Fear, Frustration and Hope in a Covid19 threatened Digital World


Photo by CDC on Unsplash

We live in unprecedented times. With Covid19, we are in a global war with an invisible enemy – a war in which we are both potential victims of, and foot soldiers for that enemy. We all live in fear for ourselves, and even more so for our families – our parents, children and grandchildren, as well as for all those who are more exposed and at risk to this unseen yet ever-present enemy.

At a time like this we need strong, decisive and transparent leadership at all levels. Leadership that must also be compassionate and comforting in helping us understand that we are all in this together, and that collectively we can and must play our part in beating this enemy. Here, in Canada, and in our province, British Columbia, we are seeing that, as we are generally across Canada. But this is a global war with an enemy that moves fast and silently, and respects no borders and no-one, and that can be anywhere at any time. At a time like this, it is immensely frustrating that we are not seeing a collaborative global response to this global enemy. Instead, from many leaders across the world – some more so than others – we have seen, and are seeing: Denial instead of action; Delay instead of speed; Secrecy instead of openness; Division instead of unification; Competition instead of collaboration; putting Self-Interest ahead of the interest of the people, and (largely driven by that same self-interest) putting National Interest instead of global interest…and the list goes on.

In what we once referred to as the IT space, but what is now increasingly becoming an all-encompassing digital world, we have suffered from similar failures of leadership for decades. We have seen, and continue to see many billions of dollars spent on technology with all too often little or no value being delivered as a result of those expenditures.

In this current crisis, it is frustrating to see the inability of aging technology systems – systems that have been neglected for far too long, to respond to critical needs in an agile and timely way. We are experiencing the result of years or decades of little or no investment in maintaining and updating our technology infrastructure. Where new investments have been made, they have all too often failed to deliver the expected value – assuming that value was even clearly defined at the outset, which is generally the exception rather than the rule. These investments are often made without clear understanding, ownership and accountability from the business or organizational leadership, and without inclusive and ongoing engagement of those who have to use and live with the systems and applications resulting from those investments.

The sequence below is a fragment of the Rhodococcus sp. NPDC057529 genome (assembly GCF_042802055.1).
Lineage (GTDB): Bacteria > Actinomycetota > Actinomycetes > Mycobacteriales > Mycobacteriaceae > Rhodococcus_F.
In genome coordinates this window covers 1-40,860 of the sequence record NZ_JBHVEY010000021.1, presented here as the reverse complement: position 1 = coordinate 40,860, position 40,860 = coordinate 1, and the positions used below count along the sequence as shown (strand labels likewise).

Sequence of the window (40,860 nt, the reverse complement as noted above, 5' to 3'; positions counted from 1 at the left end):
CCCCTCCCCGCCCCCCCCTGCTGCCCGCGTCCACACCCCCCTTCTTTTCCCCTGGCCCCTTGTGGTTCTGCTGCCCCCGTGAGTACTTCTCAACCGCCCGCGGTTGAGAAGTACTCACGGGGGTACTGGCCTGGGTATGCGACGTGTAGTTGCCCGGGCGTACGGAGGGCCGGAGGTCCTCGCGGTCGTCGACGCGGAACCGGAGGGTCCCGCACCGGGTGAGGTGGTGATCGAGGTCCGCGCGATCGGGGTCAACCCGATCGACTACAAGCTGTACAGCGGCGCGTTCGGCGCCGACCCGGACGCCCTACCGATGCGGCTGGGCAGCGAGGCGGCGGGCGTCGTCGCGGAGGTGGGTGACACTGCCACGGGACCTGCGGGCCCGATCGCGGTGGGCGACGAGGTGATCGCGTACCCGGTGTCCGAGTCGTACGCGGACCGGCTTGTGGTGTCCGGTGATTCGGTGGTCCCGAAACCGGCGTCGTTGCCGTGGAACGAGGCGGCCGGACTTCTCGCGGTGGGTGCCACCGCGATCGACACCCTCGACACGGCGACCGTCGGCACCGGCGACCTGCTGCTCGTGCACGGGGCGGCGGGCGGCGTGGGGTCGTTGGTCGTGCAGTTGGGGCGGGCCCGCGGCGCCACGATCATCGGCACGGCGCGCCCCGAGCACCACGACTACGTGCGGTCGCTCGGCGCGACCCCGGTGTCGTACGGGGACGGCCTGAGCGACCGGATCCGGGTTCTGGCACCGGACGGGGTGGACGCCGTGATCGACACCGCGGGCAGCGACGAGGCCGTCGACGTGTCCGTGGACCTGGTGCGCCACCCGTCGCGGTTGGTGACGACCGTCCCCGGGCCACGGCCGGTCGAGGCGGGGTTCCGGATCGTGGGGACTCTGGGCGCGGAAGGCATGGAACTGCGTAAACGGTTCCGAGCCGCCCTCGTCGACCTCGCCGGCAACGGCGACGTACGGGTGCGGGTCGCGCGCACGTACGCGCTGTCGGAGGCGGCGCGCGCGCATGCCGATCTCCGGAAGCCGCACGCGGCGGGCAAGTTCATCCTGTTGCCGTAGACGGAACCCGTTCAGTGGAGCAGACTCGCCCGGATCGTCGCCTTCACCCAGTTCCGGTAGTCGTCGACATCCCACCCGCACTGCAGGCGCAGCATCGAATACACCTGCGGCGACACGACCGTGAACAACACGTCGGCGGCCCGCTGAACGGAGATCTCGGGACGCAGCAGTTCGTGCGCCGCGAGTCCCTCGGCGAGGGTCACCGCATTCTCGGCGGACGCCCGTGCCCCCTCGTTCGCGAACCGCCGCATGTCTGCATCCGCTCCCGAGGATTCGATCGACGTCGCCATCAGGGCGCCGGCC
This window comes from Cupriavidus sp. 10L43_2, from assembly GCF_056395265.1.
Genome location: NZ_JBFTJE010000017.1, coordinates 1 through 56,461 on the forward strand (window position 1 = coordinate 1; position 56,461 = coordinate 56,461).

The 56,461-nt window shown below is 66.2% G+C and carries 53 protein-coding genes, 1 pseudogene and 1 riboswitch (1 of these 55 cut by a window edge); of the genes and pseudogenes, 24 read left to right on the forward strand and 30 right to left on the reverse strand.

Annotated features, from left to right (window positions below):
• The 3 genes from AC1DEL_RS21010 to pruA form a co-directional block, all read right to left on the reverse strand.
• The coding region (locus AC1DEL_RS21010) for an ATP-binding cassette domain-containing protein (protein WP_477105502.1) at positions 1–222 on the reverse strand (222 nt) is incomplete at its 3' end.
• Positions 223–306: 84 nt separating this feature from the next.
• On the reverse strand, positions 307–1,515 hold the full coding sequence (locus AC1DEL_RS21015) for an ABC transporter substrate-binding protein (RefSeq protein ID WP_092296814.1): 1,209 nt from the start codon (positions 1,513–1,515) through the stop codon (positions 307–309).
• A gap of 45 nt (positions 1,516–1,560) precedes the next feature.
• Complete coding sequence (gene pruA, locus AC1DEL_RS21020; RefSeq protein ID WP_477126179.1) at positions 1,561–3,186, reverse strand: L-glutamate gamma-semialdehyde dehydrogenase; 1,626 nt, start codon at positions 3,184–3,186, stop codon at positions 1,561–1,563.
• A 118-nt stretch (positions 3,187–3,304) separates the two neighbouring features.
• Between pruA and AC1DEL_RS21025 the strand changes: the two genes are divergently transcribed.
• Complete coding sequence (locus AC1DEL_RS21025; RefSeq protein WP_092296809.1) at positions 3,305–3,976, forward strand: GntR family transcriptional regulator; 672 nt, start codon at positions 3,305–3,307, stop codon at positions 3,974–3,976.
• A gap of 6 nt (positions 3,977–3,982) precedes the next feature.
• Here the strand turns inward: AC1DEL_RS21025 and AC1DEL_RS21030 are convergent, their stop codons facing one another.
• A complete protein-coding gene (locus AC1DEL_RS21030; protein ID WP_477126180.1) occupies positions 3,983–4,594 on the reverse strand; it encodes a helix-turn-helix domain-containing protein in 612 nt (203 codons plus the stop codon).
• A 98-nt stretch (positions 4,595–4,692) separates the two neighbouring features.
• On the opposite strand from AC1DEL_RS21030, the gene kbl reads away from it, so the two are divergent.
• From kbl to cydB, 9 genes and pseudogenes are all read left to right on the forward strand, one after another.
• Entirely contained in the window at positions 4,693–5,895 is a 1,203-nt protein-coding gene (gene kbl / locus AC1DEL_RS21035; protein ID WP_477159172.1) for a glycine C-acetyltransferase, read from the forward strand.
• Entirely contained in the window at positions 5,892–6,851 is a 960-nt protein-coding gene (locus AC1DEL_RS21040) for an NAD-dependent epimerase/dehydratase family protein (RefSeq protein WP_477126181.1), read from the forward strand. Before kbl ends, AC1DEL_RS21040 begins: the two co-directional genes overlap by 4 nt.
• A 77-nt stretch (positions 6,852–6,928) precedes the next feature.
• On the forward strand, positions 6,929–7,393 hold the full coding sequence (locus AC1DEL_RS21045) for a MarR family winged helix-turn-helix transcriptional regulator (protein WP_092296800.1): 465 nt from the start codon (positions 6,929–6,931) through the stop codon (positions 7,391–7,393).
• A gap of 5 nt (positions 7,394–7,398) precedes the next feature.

But there is also hope. During this crisis we have seen, and continue to see the ability of organizations and individuals in all sectors to pivot to new ways of delivering their products and services. As Satya Nadella, Microsoft’s CEO, summed it up, Social distancing rules have brought forward the adoption of a wide range of technologies by two years. A comment echoed by Google’s CEO Sundar Pichai predicting a “significant and lasting” impact from the forced move to online work, education, shopping, medicine and entertainment.

In the case of healthcare, digitally-enabled services that have been discussed for years or, in some cases decades, have been delivered in a few weeks. Manufacturers have retooled their production to produce respirators and Personal Protection Equipment. Distilleries have switched production from liquor to hand sanitizer.  In response to a request from local hospitals, Quinn Callander, a 12 year old boy scout in Vancouver, Canada answered a request from the local hospitals for a device to help relieve severe pain from pressure and friction of wearing masks for long periods. Working with his 3D printer, and by prototyping several designs, he developed a simple but effective “ear guard” strap. In just a few weeks, he has produced 1,700 such straps, a volunteer group he is part of has made an additional 5,000 straps, and he has made the design available for others to download[1]. Across America, makers of all ages and skill-levels have thrown themselves into helping to alleviate the shortage of personal protective equipment (PPE). Some are actually making masks, shields and gowns. Others are collaborating on designs, and making those designs public. Still others are trying to figure out how to get PPE to those who need it most as quickly as possible. These charitable tinkerers provide ground for both a deeply American sort of hope—strangers doing as much as they can, wherever they can, for the good of their neighbours—and despair, at the colossal federal failure that inspired them[2].